The start of a new year represents hope and promise, and many see it as a way to start over, to leave the worries and sad events of the previous year behind and gain a fresh perspective. People all over the world perform good luck rituals to ensure this optimistic outlook, and most revolve around copious amounts of food—the ultimate symbol of prosperity. Because this year was full of hardships for so many of us, it seems even more imperative to make sure that the new year treats us all a little better. Here’s hoping that keeping these good-luck staples on our tables on New Year’s Day will bring about a successful and plentiful new year.

Eating green, leafy vegetables is a good idea year-round, but on January 1, it may bring you more than good health. Because the color and shape of certain greens is similar to money, many consume vegetables like kale, chard, and cabbage in the hopes of a wealthier new year. The color green is also often seen in many countries as epitomizing growth and abundance. Southerners in the U.S. prefer collard greens. In Denmark, a popular New Year’s dish is sweetened kale cooked with cinnamon. People in Germany eat their cabbage in sauerkraut form.

Black-Eyed Peas
Any legume serves as a symbol of good luck for the new year, but black-eyed peas are the bean of choice for people in the southern U.S. This tradition’s origins come from the Civil War days. Vicksburg, a town in Virginia, was thought to be devoid of food during the battles until the people there found the peas. The legume has been considered lucky among Southerners ever since. They eat a dish called Hoppin’ John, which is comprised of black-eyed peas simmered with ham hocks, spicy seasonings, bell peppers, and rice. It’s usually served with collard greens and a side of cornbread, which is also representative of good luck, perhaps because of its golden hue.

Pigs can be symbols of financial success and progress in life for two reasons. First, because they’re rich in fat, so they’re seen as signs of abundance. Secondly, they tend to move forward when scavenging for food, unlike birds and lobsters, both of which are considered unlucky to eat on New Year’s Day. Therefore, the pig is a frequent star at New Year’s feasts. Those in Cuba, Spain, and Hungary roast their pigs and pig’s feet are a popular side dish in Sweden. In Germany, they take sausage form and collards in the U.S. just aren’t the same without some ham hocks thrown in, although eating hog jowls is also believed to ensure good health.

Lentils look like tiny coins, and they expand while cooking, so many believe they represent economic prosperity in the new year. People in Germany must really want to cover their luck bases—they eat lentils, sauerkraut, and pork sausages together on New Year’s Day. That’s a good luck triple bonus! Not to be outdone, those in Italy eat sausage with lentils just after the stroke of midnight. Brazilians start their year with lentils and rice or lentil stew.

The longer the noodle, the longer the life—so goes the belief in Japan, where they eat soba (buckwheat) noodles in soup during their New Year’s parties to ensure a healthy lifespan. The meal is called toshikoshi, which translates to “year-bridging.” However, breaking the noodles while eating them is bad luck, so if you’re making them for your celebration, be sure to slurp them up instead of biting off smaller pieces.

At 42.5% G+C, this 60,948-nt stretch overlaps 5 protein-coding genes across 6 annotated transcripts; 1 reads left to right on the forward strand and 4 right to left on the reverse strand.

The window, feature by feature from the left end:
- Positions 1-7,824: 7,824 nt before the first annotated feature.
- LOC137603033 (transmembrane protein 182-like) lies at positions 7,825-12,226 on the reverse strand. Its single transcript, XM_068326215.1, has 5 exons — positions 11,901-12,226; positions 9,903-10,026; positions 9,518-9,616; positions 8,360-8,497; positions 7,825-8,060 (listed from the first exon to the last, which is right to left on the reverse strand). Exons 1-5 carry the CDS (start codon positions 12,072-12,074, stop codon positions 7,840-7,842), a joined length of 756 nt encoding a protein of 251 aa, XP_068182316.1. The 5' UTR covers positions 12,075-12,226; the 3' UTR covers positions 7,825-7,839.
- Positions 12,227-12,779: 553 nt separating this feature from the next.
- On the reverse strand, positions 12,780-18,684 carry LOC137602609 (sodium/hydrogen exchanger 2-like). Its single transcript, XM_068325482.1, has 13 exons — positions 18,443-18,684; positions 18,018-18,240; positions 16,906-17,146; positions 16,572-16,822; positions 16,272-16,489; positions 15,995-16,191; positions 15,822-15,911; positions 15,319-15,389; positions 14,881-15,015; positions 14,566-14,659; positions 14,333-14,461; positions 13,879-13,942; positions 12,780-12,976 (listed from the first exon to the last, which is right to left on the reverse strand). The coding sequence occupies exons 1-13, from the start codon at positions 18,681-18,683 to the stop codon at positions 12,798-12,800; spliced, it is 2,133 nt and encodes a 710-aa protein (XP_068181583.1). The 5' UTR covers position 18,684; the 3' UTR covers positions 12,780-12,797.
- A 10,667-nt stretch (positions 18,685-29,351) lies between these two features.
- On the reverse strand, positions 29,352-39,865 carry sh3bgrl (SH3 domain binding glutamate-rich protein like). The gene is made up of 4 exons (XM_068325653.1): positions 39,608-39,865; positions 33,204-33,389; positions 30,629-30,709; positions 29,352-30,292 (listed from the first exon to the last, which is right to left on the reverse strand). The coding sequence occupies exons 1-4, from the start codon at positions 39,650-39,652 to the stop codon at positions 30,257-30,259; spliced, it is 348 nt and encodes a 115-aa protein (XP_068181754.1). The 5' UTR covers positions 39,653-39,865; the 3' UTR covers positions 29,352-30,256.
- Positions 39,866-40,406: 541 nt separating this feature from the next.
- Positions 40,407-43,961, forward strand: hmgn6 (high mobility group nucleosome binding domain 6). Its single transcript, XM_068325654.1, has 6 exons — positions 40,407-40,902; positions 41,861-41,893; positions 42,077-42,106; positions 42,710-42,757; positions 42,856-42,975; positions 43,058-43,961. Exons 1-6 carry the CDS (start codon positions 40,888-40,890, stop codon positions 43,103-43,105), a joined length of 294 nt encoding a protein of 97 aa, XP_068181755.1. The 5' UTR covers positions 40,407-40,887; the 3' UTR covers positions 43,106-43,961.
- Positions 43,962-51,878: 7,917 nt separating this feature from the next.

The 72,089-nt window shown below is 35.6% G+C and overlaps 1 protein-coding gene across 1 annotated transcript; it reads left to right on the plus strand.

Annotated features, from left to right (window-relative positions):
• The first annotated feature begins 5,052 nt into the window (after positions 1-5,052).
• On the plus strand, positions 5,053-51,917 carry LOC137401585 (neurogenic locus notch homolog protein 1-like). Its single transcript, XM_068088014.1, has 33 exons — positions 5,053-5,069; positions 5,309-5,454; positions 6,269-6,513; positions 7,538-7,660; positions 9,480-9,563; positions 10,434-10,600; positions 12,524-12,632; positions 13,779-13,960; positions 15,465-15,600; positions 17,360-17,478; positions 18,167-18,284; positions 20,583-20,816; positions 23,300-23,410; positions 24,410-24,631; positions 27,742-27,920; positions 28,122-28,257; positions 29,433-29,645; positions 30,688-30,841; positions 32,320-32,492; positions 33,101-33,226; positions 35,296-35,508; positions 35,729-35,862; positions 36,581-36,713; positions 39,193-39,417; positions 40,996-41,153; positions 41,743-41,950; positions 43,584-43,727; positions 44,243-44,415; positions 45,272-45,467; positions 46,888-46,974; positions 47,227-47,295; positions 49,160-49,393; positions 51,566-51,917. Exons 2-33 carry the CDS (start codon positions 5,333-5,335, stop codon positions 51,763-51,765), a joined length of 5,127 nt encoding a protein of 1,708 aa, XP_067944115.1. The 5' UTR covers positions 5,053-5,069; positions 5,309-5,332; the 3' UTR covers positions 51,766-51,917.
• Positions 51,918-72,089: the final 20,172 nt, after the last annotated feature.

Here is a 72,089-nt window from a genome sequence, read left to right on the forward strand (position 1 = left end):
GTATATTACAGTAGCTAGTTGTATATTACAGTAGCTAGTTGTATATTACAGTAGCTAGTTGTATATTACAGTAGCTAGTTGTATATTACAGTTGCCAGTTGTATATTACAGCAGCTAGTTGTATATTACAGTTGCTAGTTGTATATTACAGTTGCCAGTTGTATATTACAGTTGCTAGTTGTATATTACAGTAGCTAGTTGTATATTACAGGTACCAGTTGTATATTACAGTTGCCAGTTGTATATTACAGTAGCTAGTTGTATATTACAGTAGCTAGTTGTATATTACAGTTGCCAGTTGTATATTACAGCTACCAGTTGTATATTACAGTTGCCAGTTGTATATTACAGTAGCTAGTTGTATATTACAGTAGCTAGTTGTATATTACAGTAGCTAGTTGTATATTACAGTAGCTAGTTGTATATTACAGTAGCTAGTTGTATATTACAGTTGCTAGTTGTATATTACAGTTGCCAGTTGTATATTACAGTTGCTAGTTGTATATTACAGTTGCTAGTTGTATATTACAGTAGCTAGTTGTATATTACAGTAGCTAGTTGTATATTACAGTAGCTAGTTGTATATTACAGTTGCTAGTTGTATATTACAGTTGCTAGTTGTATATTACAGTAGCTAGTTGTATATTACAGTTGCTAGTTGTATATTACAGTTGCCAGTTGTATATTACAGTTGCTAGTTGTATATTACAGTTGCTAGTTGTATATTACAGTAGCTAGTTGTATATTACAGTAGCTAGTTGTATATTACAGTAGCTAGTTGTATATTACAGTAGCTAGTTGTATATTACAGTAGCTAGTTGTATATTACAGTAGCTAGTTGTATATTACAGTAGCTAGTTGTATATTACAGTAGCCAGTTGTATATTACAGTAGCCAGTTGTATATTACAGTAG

Fresh Fruit
Here in the U.S., we usually toast the new year with cocktails and party poppers. In countries like Spain, Portugal, Mexico, and Peru, citizens eat twelve grapes when the clock strikes twelve instead (twelve representing the months in the new year). This act is rooted in an overwhelmingly large grape harvest in Spain during the early 1900s—harvesters didn’t want the grapes to rot, so they came up with an enticing reason for citizens to consume them. They came up with the notion that the taste of the grape—sweet or bitter—will predict what lies ahead for each month. Not all popular New Year’s fruits foretell the future, though. Those who celebrate Chinese New Year feast on tangerines and oranges, and the Turkish favor pomegranates as symbols of riches.

Because of the way their silvery scales resemble jewelry, fish are thought to represent good fortune. In some parts of China and Europe, they’re also eaten to promote fertility. Pickled herring is on the New Year’s Day menu in Poland and boiled cod is traditional in Denmark. The Japanese eat herring roe (fish eggs) and shrimp, Italians consume dried and salted cod (called baccalĂ ) and in some parts of Germany, people not only eat carp on New Year’s, but they also walk around with fish scales in their pockets or wallets for extra good luck.

Circular Desserts
Many people believe that foods shaped like rings or that are round in form embody the year being properly completed. The Dutch and Hungarians eat donuts; households in Italy and Holland serve balls of fried dough sweetened with sugar and honey on New Year’s Eve. Called ollie bollen in Holland, they are stuffed with sweets like raisins and fruit. Dutch folklore tells of nasty beings that would cut people’s stomachs open during the winter, and if the stomachs contained the special pastries, they were immune to the sword. Sometimes the desserts also have surprises, such as coins or small trinkets, baked on the inside that bring good luck to the person who finds them. Mexican and Greek New Year’s traditions both involve ring-shaped cakes with goodies hidden inside.

Since most New Year’s revelries revolve around consuming lots of delicious food and drink, it makes sense to include dishes that are thought to bring good luck, especially when they are as mouth-watering as ollie bollen or hot lentil soup.
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1 Response
  1. Maybe you can also add Mc Donald's Prosperity Burger... LOL
    Just kidding...

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Funny cartoon of the day